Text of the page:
Greg Maresca | Remnant Columnist
Virginia and New Jersey’s recent elections should have been a landslide.
The Virginia governor’s race is a microcosm of our national political climate. Republican Glenn Youngkin’s 51-49 victory for governor, which the Biden campaign won by 10% last year, was an impressive turnaround in such a short period of time.
As you prepare to anchor around that Thanksgiving Day table don’t forget to throw a lifeline to the leftists of the family.
There is no denying that we all have them.
There’s Uncle Jack who still models those Woodstock tie-dyed tee-shirts and has that Che Guevara poster hanging in his garage, or Uncle Ed, now a fulfilled septuagenarian, who sports that unsightly rattail from under his baseball cap that he never removes. Then there’s Uncle Cosmo who refuses to relinquish that hazmat suit he wears to work, and his bride, Aunt Holly, who is never jolly except when she is showing off the ankle butterfly tattoo she got on her 60th birthday.
Former U.S. House Speaker Tip O’Neill notably said, “all politics is local” and at its most fundamental is your school board. It is the only political office that a Pennsylvania state employee can actively seek. It is also the most crucial when you consider who and what the politicking directly impacts and influences – children.
Throughout our fruited plain, once routine school board meetings have devolved into a 21st century “Gong Show” thanks to the COVID shutdown last year.
Not knowing why Veteran’s Day was on a Thursday and not part of a three-day weekend was somewhat perplexing to a recently minted government employee. There is a historic tradition why some holidays like Christmas, New Year’s Day and the 4th of July are standalone celebrations.
Veteran’s Day is one of them.
Given its history and place on the Gregorian calendar, why couldn’t the Great War have ended in June, July, or August? It just so happens that World War I, the war to end all wars, ceased on the 11th hour, of the 11th day, of the 11th month in 1918. For some it must be frustrating having a holiday in early November when the days are short, the skies overcast and the mercury doing a daily descent.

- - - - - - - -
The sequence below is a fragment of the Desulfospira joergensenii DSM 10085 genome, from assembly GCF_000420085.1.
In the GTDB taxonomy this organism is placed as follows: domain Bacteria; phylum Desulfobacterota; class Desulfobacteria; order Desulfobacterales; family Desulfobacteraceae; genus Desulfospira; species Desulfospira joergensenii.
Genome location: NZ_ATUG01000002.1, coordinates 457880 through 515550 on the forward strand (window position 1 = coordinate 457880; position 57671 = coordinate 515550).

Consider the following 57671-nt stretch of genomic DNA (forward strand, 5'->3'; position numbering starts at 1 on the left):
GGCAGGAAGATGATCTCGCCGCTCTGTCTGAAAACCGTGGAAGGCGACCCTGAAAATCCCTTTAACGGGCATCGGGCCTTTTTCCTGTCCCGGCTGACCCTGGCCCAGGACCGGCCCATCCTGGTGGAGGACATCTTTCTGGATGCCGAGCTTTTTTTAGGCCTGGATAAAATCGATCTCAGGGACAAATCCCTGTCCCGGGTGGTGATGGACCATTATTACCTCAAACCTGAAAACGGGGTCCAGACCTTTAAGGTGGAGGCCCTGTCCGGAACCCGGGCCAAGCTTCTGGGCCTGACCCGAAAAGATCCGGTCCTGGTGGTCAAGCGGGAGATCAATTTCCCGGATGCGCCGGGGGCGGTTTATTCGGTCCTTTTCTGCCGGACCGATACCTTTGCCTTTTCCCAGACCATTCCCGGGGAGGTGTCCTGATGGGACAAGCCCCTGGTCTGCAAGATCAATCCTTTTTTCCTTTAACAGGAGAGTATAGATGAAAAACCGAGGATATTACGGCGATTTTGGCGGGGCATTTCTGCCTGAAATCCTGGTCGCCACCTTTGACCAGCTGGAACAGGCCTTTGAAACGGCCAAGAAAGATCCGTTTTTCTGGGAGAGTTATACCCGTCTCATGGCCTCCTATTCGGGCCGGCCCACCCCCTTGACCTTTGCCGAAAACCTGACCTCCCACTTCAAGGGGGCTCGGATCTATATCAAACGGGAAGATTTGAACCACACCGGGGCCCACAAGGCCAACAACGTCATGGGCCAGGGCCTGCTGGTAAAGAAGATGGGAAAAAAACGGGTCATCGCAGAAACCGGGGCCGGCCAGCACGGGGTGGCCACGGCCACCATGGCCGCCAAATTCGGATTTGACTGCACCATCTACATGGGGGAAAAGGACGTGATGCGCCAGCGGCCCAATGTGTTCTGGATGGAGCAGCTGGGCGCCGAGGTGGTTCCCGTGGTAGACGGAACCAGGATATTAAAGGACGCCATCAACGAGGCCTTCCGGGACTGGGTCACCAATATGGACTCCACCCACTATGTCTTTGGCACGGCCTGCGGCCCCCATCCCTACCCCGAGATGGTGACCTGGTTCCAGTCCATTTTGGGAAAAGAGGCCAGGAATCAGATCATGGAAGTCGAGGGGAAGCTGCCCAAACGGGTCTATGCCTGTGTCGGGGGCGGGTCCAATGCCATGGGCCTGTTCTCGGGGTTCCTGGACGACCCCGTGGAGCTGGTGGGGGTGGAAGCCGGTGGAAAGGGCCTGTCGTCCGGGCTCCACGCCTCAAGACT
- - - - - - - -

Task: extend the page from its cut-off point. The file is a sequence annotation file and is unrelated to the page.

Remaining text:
As we approach this Veteran’s Day, many who served in the nation’s armed forces are concerned about the trajectory of where our military, and thus the nation, is headed.
Polling can be a lot like fishing – it all depends on where you cast your line of questioning and who is tethered to it. Being what they are, poll numbers can take on a life of their own. When sliced and diced, multipliers can morph into dividers, and dividers can be flipped into fractions of misinterpretation and duplicity.
Polls also have a storied history of being fairly suspect.
Your job’s payroll taxes, and your annual 1040 Federal Tax Return just is not enough.
The Biden administration wants access to your bank account provided you have a $600 balance or more than $600 worth of transactions, annually.
The recent Senate Armed Forces Committee hearings on the Biden’s administration’s Afghanistan cut and run was political theater at its most forsaken. Claiming it an “extraordinary success” in unconditionally surrendering to a homicidal band of 8th century renegades made it such. President Biden actually views the Taliban, who believe that 9-11 is the perfect age range for their bride, as a potential partner.
In the sweet science, a skilled pugilist will be able to hook off their jab. The same holds for COVID era politicians and their obsession with vaccine mandates and boosters.
President Biden leads the mandate vaccine charge yet allows tens of thousands to pass through the southern border daily who have not been tested let alone vaccinated.
The adjective “milling” is described as moving around in a confused mass. It certainly sounds like what is taking place daily throughout the Biden administration from COVID, Afghanistan, to the southern border.
Enter Bob Woodward and Robert Costa’s latest book: Peril.
The Executive Director of JPMorgan Chase admitted that the stock market’s “biggest nightmare periods have tended to be October. You go back to obviously the crash in 1929, but the 1987 crash, and in 1989... was in October. You tend to have these October moments.”